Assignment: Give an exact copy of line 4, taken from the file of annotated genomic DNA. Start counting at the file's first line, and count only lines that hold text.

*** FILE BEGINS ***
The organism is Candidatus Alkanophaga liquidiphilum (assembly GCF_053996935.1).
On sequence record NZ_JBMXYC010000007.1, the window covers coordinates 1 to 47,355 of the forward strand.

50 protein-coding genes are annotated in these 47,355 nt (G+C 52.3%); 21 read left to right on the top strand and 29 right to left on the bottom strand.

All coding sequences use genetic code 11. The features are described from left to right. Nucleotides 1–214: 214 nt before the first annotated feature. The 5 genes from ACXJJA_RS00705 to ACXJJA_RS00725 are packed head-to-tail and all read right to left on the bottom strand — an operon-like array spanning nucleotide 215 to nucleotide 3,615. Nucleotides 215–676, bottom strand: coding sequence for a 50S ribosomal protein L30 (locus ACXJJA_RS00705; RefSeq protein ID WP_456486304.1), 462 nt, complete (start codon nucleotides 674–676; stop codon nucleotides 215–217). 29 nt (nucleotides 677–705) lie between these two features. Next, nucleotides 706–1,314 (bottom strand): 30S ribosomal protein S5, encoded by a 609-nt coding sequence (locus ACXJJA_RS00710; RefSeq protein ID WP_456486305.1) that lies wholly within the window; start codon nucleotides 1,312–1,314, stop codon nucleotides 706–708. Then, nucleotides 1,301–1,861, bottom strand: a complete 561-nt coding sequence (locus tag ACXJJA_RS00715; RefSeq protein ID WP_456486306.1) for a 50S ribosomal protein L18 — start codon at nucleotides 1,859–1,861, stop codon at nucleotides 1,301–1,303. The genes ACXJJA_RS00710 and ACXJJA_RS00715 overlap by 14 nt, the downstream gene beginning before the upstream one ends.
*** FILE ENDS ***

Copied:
All coding sequences use genetic code 11. The features are described from left to right. Nucleotides 1–214: 214 nt before the first annotated feature. The 5 genes from ACXJJA_RS00705 to ACXJJA_RS00725 are packed head-to-tail and all read right to left on the bottom strand — an operon-like array spanning nucleotide 215 to nucleotide 3,615. Nucleotides 215–676, bottom strand: coding sequence for a 50S ribosomal protein L30 (locus ACXJJA_RS00705; RefSeq protein ID WP_456486304.1), 462 nt, complete (start codon nucleotides 674–676; stop codon nucleotides 215–217). 29 nt (nucleotides 677–705) lie between these two features. Next, nucleotides 706–1,314 (bottom strand): 30S ribosomal protein S5, encoded by a 609-nt coding sequence (locus ACXJJA_RS00710; RefSeq protein ID WP_456486305.1) that lies wholly within the window; start codon nucleotides 1,312–1,314, stop codon nucleotides 706–708. Then, nucleotides 1,301–1,861, bottom strand: a complete 561-nt coding sequence (locus tag ACXJJA_RS00715; RefSeq protein ID WP_456486306.1) for a 50S ribosomal protein L18 — start codon at nucleotides 1,859–1,861, stop codon at nucleotides 1,301–1,303. The genes ACXJJA_RS00710 and ACXJJA_RS00715 overlap by 14 nt, the downstream gene beginning before the upstream one ends.